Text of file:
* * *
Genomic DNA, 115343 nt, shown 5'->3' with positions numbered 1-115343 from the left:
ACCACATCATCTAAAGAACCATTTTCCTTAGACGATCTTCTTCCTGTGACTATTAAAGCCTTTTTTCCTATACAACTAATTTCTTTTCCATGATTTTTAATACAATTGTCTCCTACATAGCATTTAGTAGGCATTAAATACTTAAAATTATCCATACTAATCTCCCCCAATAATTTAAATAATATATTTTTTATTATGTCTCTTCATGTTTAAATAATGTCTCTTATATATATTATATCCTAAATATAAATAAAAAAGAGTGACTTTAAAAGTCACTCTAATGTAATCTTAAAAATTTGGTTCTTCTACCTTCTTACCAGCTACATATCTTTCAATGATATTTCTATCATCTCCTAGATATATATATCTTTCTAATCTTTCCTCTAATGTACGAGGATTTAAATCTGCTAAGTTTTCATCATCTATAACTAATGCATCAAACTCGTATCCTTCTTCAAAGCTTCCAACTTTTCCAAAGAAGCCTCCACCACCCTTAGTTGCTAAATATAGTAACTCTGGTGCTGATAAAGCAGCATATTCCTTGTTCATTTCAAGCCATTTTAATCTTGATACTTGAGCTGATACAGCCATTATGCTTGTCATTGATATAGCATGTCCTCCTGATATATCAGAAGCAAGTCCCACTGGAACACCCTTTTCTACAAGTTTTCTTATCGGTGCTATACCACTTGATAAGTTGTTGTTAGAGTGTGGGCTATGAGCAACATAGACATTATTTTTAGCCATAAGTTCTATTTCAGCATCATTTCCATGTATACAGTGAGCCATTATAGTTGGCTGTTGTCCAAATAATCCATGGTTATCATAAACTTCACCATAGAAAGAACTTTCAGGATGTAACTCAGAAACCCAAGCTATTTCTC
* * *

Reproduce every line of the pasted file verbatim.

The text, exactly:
Genomic DNA, 115343 nt, shown 5'->3' with positions numbered 1-115343 from the left:
ACCACATCATCTAAAGAACCATTTTCCTTAGACGATCTTCTTCCTGTGACTATTAAAGCCTTTTTTCCTATACAACTAATTTCTTTTCCATGATTTTTAATACAATTGTCTCCTACATAGCATTTAGTAGGCATTAAATACTTAAAATTATCCATACTAATCTCCCCCAATAATTTAAATAATATATTTTTTATTATGTCTCTTCATGTTTAAATAATGTCTCTTATATATATTATATCCTAAATATAAATAAAAAAGAGTGACTTTAAAAGTCACTCTAATGTAATCTTAAAAATTTGGTTCTTCTACCTTCTTACCAGCTACATATCTTTCAATGATATTTCTATCATCTCCTAGATATATATATCTTTCTAATCTTTCCTCTAATGTACGAGGATTTAAATCTGCTAAGTTTTCATCATCTATAACTAATGCATCAAACTCGTATCCTTCTTCAAAGCTTCCAACTTTTCCAAAGAAGCCTCCACCACCCTTAGTTGCTAAATATAGTAACTCTGGTGCTGATAAAGCAGCATATTCCTTGTTCATTTCAAGCCATTTTAATCTTGATACTTGAGCTGATACAGCCATTATGCTTGTCATTGATATAGCATGTCCTCCTGATATATCAGAAGCAAGTCCCACTGGAACACCCTTTTCTACAAGTTTTCTTATCGGTGCTATACCACTTGATAAGTTGTTGTTAGAGTGTGGGCTATGAGCAACATAGACATTATTTTTAGCCATAAGTTCTATTTCAGCATCATTTCCATGTATACAGTGAGCCATTATAGTTGGCTGTTGTCCAAATAATCCATGGTTATCATAAACTTCACCATAGAAAGAACTTTCAGGATGTAACTCAGAAACCCAAGCTATTTCTC